Expert Picks - Are You Trusting Them?

Tuesday night sealed the deal - the Boston Celtics have won their 17th NBA title. If you missed game 6, Boston put on an absolute clinic. They led from start to finish, out-rebounded the Lakers, out-played NBA MVP Kobe Bryant, and flat out out-hustled the Lakers. They put on a show leading by as many as 42 points, and finally winning by 39. They absolutely destroyed the Lakers. It was no contest. What does this have to do with personal finance?

ESPN, pretty well undisputed as the leader in sports coverage, generously offered 'Expert Picks' throughout the playoffs, allowing "experts" to way in as to who would win each series and how many games it would take them. During the playoffs, I would keep tabs on the various series and who was 'picked to win', but didn't keep track of who was wrong or right. As the finals began, I took notice of who ESPN's "experts" picked as the winner:

9 out of 10 picked the Lakers in the finals, two of which even had them disposing of the Celtics in 5 games. These were easily the top two teams in the league - Lakers #1 in offense, Celtics #1 in defense. I was really surprised to not see more of split. 60-40? 70-30? No. 90-10.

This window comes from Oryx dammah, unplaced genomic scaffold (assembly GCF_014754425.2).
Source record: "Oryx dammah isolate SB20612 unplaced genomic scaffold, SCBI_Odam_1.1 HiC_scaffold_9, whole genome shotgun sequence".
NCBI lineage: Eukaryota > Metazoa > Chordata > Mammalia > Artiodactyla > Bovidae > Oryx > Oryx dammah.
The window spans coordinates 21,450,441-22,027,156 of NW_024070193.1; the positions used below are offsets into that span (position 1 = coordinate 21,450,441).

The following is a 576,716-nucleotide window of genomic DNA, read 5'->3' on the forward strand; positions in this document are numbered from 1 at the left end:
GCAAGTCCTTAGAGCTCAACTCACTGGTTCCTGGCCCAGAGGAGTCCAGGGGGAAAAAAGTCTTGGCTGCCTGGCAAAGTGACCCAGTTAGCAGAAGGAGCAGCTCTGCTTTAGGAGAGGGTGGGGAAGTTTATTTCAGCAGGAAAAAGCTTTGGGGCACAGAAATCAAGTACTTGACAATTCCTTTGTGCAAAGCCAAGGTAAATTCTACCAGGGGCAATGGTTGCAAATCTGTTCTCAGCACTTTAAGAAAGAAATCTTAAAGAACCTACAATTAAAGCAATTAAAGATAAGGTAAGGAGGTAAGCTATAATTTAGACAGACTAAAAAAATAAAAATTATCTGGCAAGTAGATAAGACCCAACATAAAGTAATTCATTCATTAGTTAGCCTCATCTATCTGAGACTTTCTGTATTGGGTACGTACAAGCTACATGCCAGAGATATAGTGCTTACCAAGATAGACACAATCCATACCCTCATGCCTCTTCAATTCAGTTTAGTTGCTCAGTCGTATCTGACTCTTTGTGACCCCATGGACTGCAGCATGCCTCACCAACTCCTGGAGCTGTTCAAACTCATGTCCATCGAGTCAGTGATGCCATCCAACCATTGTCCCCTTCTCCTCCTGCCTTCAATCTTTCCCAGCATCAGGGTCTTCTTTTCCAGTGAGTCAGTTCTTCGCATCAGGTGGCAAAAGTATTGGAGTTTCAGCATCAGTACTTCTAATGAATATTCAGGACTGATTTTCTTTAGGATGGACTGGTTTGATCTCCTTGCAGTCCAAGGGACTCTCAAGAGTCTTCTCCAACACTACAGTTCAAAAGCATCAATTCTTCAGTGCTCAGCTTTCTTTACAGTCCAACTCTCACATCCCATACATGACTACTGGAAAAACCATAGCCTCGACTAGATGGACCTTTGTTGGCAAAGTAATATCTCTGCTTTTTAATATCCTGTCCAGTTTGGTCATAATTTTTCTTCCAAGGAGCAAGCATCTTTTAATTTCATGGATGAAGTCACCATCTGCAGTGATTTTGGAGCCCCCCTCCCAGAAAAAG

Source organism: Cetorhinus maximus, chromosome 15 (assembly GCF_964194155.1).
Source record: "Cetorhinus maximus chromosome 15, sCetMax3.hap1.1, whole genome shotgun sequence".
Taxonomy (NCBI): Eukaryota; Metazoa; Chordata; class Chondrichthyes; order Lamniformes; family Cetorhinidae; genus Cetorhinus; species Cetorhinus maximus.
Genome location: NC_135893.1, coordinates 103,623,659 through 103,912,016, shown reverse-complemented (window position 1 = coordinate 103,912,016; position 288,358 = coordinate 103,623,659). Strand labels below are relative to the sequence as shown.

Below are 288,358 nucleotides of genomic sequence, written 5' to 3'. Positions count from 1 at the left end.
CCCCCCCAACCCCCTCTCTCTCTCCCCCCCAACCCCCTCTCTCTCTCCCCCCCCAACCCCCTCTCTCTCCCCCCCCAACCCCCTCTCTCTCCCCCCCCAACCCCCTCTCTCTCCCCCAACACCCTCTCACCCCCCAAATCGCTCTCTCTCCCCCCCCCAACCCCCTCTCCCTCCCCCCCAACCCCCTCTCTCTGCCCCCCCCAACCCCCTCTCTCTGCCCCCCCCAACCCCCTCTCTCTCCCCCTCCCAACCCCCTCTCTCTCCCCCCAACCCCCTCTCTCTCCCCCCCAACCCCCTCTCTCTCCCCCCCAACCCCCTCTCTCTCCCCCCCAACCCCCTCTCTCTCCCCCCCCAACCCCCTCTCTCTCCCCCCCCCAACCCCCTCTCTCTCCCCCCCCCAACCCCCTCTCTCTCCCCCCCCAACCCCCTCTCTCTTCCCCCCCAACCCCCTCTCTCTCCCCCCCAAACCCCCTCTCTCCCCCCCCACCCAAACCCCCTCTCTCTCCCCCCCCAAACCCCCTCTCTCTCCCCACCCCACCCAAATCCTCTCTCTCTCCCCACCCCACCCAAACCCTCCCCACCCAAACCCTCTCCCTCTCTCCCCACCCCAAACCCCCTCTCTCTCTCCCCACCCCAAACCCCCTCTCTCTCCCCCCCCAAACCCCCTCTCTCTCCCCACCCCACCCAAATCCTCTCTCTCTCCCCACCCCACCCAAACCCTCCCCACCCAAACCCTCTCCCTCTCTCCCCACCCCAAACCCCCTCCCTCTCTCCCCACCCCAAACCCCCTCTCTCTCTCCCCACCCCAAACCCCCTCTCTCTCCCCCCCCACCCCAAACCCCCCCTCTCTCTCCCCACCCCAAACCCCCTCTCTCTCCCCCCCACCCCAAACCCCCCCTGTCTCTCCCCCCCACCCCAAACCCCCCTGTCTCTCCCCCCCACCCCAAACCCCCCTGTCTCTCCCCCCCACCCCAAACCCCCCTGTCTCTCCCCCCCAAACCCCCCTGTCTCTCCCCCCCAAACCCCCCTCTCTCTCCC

As we now know, 9 out of 10 experts were dead wrong. Mr. Legler was at least close in picking the C's in 7.

"Now this is all just fun and games, right?"
"The only way to make money off of this is gambling, which is dumb."

The second statement is correct. But this is more than just fun and games. This is their livelihood. These guys are professional journalists, some former pro players. Arguably, people who know basketball, and have their credibility and at least bragging rights on the line. 9 out of 10 were wrong.

So how do you make personal finance decisions? Are you trusting someone because they seem to know their stuff? This little exercise shows why it's dumb to take a hot stock tip, even from an "expert". It's dumb to do anything financially just because somebody said so, no matter how smart they seem. You'll always do much better by learning about the topic at hand, getting several opinions and perspectives, and making an educated decision yourself. Trusting your gut is a good idea too, It'll tell you when things don't feel right. Take the "expert's picks" with a grain of salt.


Twinsmom said...

Trust the experts? It depends on who the expert it! With your sports analogy, as a lifelong Ohio State Buckeye fan, I learned a long time ago to take everything with a grain of salt, and that holds true for financial advice too. If something just doesn't sit right, it's best to back off, think about why you have that feeling and investigate it some more. Especially with finance, each situation is so unique, you have to be sure you are doing what is right for YOU, not just doing what some "expert" says to do.

Blog Widget by LinkWithin